Talk with your lender if you're interested in a 15-year mortgage. Make sure you can manage the payments and stay within your budget.

Your choice between fixed-rate mortgage and adjustable-rate mortgage

Mortgages come in two varieties -- fixed-rate and adjustable-rate.

With a fixed-rate mortgage, your interest rate remains unchanged for the life of the loan. With an adjustable-rate mortgage, your interest rate can change, but only after a certain number of years have passed and only once per year.

The most common ARMs offer initial "teaser" periods of 5 years and 7 years.

During the initial teaser-rate for an ARM, mortgage rates are often lower than for a comparable fixed-rate loan. However, once an ARM enters its adjustments years, rates can move higher (or lower).

When choosing between a fixed-rate mortgage and an ARM, imagine your timeline in your new home.
If you expect that you will move within 7-10 years (or sooner), you may want to consider an adjustable-rate mortgage.

Your Choice To Pay Discount Points Will Affect Your Rate

As a mortgage borrower, after your loan type is selected and your traits are accounted for, there's one last option you can use to lower your rates -- you can choose to pay points.

Points, which are formally known as discount points, are a one-time fee paid at closing used to "buy-down" your mortgage rate. In general, paying one discount point will lower your mortgage rate by 25 basis points (0.25%).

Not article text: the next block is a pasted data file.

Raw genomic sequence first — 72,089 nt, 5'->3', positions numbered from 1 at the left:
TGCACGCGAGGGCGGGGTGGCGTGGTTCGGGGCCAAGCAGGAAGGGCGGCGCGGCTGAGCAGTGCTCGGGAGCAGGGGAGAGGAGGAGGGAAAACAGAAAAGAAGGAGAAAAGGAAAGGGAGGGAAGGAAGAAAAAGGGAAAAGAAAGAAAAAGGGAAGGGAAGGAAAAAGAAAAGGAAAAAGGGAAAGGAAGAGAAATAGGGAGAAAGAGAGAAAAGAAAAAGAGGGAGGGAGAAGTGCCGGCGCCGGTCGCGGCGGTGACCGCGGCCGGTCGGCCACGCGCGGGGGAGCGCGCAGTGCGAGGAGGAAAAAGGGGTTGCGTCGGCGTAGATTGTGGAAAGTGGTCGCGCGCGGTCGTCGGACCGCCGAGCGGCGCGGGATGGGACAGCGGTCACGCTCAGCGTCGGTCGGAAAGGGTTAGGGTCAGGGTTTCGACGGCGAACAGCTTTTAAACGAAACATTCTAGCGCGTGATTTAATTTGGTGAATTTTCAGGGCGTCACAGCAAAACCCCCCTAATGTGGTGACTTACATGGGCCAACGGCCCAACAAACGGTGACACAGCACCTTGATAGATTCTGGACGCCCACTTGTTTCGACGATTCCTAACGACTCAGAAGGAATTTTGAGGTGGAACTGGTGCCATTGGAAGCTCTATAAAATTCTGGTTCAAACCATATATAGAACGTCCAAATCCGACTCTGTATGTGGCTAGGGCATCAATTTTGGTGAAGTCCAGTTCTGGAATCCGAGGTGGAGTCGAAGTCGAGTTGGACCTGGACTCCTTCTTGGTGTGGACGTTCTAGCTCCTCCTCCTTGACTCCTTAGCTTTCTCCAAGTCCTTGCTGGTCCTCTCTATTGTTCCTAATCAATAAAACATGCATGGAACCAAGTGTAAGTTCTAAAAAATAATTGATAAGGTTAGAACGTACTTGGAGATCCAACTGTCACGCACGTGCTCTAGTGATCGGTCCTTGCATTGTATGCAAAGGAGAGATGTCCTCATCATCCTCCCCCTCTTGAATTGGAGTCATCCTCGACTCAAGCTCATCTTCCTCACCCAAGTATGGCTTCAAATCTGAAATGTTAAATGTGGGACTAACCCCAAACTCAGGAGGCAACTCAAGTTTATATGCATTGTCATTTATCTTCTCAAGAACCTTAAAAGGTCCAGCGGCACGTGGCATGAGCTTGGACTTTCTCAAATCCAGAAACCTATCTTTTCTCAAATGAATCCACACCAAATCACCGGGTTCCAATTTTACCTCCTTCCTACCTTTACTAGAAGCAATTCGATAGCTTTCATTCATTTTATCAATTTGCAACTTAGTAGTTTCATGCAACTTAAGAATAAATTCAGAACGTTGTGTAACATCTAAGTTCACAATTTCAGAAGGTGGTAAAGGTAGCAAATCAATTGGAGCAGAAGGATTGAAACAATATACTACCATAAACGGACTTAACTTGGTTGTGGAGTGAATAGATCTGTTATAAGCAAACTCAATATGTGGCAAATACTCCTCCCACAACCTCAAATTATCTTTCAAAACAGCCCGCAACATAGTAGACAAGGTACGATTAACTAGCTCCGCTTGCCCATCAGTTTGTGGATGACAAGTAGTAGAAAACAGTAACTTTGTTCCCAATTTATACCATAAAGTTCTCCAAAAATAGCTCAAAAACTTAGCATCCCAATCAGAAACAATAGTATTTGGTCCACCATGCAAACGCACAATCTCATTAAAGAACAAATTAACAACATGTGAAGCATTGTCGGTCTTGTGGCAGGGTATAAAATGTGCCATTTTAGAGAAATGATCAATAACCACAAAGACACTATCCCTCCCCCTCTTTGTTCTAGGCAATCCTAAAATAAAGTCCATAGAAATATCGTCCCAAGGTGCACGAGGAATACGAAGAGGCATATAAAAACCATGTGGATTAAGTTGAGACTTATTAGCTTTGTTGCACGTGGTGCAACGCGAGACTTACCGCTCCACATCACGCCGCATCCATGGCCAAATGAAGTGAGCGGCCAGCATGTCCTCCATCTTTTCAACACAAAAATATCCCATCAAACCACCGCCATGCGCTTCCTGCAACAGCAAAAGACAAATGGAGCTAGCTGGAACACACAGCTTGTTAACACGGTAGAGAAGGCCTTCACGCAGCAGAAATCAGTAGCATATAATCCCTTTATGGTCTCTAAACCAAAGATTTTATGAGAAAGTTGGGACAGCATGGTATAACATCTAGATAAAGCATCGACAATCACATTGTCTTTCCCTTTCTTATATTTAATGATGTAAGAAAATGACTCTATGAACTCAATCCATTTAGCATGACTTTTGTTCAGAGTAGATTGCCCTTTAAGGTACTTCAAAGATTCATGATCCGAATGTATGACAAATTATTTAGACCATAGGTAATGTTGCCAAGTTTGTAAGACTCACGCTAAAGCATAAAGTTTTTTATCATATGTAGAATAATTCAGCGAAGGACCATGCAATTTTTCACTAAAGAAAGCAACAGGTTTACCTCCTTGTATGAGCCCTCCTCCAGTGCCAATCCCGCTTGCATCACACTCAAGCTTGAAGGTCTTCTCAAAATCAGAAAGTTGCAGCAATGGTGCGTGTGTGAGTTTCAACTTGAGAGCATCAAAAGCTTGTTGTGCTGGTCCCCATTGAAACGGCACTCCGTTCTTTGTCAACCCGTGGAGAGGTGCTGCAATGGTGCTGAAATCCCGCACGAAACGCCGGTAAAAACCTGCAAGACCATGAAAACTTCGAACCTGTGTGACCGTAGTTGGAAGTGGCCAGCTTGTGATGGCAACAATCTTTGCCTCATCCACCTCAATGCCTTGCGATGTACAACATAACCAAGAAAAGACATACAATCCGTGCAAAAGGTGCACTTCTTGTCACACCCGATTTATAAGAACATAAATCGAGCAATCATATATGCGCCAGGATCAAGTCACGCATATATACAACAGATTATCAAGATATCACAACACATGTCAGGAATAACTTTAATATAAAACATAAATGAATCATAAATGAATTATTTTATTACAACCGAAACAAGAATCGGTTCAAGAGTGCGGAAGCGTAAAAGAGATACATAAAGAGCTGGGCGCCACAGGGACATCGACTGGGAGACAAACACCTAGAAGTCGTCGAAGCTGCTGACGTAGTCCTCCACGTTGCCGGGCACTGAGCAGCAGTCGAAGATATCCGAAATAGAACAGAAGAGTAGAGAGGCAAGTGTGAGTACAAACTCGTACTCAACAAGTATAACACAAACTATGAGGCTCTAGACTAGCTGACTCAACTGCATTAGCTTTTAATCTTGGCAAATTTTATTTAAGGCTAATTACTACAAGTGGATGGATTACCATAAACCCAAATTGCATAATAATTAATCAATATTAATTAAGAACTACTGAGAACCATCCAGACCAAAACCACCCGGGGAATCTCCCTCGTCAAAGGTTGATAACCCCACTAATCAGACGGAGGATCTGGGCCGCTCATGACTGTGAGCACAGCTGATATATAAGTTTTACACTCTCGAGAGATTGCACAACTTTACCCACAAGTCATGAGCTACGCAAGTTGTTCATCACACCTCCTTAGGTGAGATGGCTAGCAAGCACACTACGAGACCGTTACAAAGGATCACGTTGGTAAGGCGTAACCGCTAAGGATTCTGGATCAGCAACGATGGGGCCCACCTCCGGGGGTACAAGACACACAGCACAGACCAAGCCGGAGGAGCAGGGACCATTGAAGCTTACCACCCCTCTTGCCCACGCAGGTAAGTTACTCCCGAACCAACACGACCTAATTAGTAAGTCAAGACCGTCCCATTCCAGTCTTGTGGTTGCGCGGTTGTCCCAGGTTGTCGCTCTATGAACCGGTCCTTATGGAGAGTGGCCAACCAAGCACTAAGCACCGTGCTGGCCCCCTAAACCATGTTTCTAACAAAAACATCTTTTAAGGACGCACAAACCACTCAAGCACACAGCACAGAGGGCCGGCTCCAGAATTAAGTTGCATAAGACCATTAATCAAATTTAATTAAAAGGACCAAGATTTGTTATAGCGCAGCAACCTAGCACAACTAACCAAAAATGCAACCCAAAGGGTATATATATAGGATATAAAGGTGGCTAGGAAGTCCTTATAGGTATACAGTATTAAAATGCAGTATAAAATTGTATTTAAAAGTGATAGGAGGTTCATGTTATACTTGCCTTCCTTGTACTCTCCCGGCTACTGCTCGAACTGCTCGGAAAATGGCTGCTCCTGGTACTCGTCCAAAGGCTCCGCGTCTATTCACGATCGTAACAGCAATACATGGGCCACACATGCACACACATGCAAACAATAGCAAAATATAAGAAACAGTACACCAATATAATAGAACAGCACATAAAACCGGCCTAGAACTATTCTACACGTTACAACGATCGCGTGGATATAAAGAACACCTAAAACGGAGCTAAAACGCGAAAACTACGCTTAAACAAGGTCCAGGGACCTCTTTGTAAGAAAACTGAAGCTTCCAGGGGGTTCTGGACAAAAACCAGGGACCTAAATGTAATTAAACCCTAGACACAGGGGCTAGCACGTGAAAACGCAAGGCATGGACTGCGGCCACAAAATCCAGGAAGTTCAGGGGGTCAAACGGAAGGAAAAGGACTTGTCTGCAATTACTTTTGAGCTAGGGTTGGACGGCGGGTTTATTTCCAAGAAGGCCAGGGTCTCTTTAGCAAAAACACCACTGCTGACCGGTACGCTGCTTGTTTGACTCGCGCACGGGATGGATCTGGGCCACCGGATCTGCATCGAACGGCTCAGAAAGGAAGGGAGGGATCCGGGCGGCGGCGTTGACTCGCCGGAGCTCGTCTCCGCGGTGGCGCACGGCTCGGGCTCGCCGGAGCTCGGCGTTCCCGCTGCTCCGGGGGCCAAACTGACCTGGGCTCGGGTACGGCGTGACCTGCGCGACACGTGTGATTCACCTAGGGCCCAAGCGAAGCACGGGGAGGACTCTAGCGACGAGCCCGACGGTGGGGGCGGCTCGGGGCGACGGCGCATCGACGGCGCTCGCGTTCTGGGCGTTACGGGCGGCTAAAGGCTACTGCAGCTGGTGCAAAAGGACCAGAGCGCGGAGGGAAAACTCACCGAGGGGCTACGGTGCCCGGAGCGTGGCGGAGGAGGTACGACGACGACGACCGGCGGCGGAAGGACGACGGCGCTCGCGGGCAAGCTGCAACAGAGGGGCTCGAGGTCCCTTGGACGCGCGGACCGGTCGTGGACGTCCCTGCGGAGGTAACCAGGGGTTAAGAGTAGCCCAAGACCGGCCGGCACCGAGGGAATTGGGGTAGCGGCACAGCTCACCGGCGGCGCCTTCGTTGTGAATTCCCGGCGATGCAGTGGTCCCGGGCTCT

For example, if your quoted mortgage rate is 4.00%, you can opt to pay one discount point in order to get a rate of 3.75%.

The cost of one discount point is equal to one percent of your borrowed amount such that one point paid on a loan at the 2016 mortgage loan limit of $417,000 would carry a cost of $4,170.

Discount points can also work in reverse.

Known as a "rebate", you can ask your mortgage lender for a higher mortgage rate than for which you might otherwise qualify and, in exchange, your lender will make a payment to you.

Rebates are used for zero-closing cost mortgages. In the above example, in exchange for taking a mortgage rate of 4.25%, the lender would pay $4,170 to you, to be used toward your closing costs.

Discount points can be tax-deductible so, if you choose to pay them, be sure to speak with your tax preparer.

What Are Today's Mortgage Rates?

When you're shopping for a mortgage, the economy sets the baseline. Everything else is based on you -- your loan choice, your down payment, your willingness to pay (or receive) points, and more.

Get today's live mortgage rates now. Your social security number is not required to get started, and all quotes come with access to your live mortgage credit scores.

Click to see today's rates (Jul 23rd, 2016)

The information contained on The Mortgage Reports website is for informational purposes only and is not an advertisement for products offered by Full Beaker. The views and opinions expressed herein are those of the author and do not reflect the policy or position of Full Beaker, its officers, parent, or affiliates.

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2016 Conforming, FHA, & VA Loan Limits

Mortgage loan limits for every U.S. county, as published by Fannie Mae & Freddie Mac, the Federal Housing Administration (FHA), and the Department of Veterans Affairs (VA)